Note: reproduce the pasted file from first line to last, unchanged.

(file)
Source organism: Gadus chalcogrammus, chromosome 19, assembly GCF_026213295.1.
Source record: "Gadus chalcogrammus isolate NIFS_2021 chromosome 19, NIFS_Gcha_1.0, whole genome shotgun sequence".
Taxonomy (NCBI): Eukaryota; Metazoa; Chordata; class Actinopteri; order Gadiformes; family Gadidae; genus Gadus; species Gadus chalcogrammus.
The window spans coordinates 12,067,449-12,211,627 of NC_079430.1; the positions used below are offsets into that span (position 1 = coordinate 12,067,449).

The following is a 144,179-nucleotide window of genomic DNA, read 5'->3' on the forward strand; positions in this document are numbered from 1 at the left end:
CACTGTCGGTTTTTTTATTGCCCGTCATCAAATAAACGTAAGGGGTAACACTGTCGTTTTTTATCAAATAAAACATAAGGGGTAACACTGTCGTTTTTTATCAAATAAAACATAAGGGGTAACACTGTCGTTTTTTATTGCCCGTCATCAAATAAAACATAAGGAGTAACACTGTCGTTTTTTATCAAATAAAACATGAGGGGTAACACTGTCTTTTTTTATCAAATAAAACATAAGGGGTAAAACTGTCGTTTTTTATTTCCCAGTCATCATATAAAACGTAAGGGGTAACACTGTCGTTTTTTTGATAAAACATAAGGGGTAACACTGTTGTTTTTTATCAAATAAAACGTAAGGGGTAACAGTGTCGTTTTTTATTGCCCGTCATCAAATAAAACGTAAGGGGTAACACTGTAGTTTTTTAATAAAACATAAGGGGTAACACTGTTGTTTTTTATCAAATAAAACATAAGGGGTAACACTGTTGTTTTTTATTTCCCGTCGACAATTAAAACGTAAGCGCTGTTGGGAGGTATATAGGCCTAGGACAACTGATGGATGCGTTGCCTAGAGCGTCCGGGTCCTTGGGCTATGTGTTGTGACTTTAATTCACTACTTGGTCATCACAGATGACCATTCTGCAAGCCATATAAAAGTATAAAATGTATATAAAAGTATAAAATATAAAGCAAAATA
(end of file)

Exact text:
Source organism: Gadus chalcogrammus, chromosome 19, assembly GCF_026213295.1.
Source record: "Gadus chalcogrammus isolate NIFS_2021 chromosome 19, NIFS_Gcha_1.0, whole genome shotgun sequence".
Taxonomy (NCBI): Eukaryota; Metazoa; Chordata; class Actinopteri; order Gadiformes; family Gadidae; genus Gadus; species Gadus chalcogrammus.
The window spans coordinates 12,067,449-12,211,627 of NC_079430.1; the positions used below are offsets into that span (position 1 = coordinate 12,067,449).

The following is a 144,179-nucleotide window of genomic DNA, read 5'->3' on the forward strand; positions in this document are numbered from 1 at the left end:
CACTGTCGGTTTTTTTATTGCCCGTCATCAAATAAACGTAAGGGGTAACACTGTCGTTTTTTATCAAATAAAACATAAGGGGTAACACTGTCGTTTTTTATCAAATAAAACATAAGGGGTAACACTGTCGTTTTTTATTGCCCGTCATCAAATAAAACATAAGGAGTAACACTGTCGTTTTTTATCAAATAAAACATGAGGGGTAACACTGTCTTTTTTTATCAAATAAAACATAAGGGGTAAAACTGTCGTTTTTTATTTCCCAGTCATCATATAAAACGTAAGGGGTAACACTGTCGTTTTTTTGATAAAACATAAGGGGTAACACTGTTGTTTTTTATCAAATAAAACGTAAGGGGTAACAGTGTCGTTTTTTATTGCCCGTCATCAAATAAAACGTAAGGGGTAACACTGTAGTTTTTTAATAAAACATAAGGGGTAACACTGTTGTTTTTTATCAAATAAAACATAAGGGGTAACACTGTTGTTTTTTATTTCCCGTCGACAATTAAAACGTAAGCGCTGTTGGGAGGTATATAGGCCTAGGACAACTGATGGATGCGTTGCCTAGAGCGTCCGGGTCCTTGGGCTATGTGTTGTGACTTTAATTCACTACTTGGTCATCACAGATGACCATTCTGCAAGCCATATAAAAGTATAAAATGTATATAAAAGTATAAAATATAAAGCAAAATA